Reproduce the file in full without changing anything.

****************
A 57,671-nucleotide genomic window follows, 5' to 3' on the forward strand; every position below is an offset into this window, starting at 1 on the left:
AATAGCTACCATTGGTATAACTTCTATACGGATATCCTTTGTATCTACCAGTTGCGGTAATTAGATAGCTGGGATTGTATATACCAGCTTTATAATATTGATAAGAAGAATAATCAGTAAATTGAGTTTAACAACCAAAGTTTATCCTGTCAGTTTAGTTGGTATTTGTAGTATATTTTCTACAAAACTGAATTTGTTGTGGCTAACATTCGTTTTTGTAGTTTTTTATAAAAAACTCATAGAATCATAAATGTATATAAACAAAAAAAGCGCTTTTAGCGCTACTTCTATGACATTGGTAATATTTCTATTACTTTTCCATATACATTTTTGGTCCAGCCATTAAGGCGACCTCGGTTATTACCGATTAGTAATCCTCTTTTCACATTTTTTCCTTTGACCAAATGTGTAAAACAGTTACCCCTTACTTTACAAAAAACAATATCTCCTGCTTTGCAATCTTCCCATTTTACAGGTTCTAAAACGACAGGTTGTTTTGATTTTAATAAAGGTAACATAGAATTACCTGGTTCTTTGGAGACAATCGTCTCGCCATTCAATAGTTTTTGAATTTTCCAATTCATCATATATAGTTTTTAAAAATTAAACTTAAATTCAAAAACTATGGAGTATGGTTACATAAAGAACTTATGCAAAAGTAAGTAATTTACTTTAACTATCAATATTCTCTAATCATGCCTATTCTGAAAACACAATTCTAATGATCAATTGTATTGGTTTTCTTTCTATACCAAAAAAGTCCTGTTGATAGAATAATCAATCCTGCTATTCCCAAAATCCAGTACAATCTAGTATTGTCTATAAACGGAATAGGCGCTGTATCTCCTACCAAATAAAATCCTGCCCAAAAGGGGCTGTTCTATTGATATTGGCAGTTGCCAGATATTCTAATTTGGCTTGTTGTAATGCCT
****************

A 57,671-nucleotide genomic window follows, 5' to 3' on the forward strand; every position below is an offset into this window, starting at 1 on the left:
AATAGCTACCATTGGTATAACTTCTATACGGATATCCTTTGTATCTACCAGTTGCGGTAATTAGATAGCTGGGATTGTATATACCAGCTTTATAATATTGATAAGAAGAATAATCAGTAAATTGAGTTTAACAACCAAAGTTTATCCTGTCAGTTTAGTTGGTATTTGTAGTATATTTTCTACAAAACTGAATTTGTTGTGGCTAACATTCGTTTTTGTAGTTTTTTATAAAAAACTCATAGAATCATAAATGTATATAAACAAAAAAAGCGCTTTTAGCGCTACTTCTATGACATTGGTAATATTTCTATTACTTTTCCATATACATTTTTGGTCCAGCCATTAAGGCGACCTCGGTTATTACCGATTAGTAATCCTCTTTTCACATTTTTTCCTTTGACCAAATGTGTAAAACAGTTACCCCTTACTTTACAAAAAACAATATCTCCTGCTTTGCAATCTTCCCATTTTACAGGTTCTAAAACGACAGGTTGTTTTGATTTTAATAAAGGTAACATAGAATTACCTGGTTCTTTGGAGACAATCGTCTCGCCATTCAATAGTTTTTGAATTTTCCAATTCATCATATATAGTTTTTAAAAATTAAACTTAAATTCAAAAACTATGGAGTATGGTTACATAAAGAACTTATGCAAAAGTAAGTAATTTACTTTAACTATCAATATTCTCTAATCATGCCTATTCTGAAAACACAATTCTAATGATCAATTGTATTGGTTTTCTTTCTATACCAAAAAAGTCCTGTTGATAGAATAATCAATCCTGCTATTCCCAAAATCCAGTACAATCTAGTATTGTCTATAAACGGAATAGGCGCTGTATCTCCTACCAAATAAAATCCTGCCCAAAAGGGGCTGTTCTATTGATATTGGCAGTTGCCAGATATTCTAATTTGGCTTGTTGTAATGCCT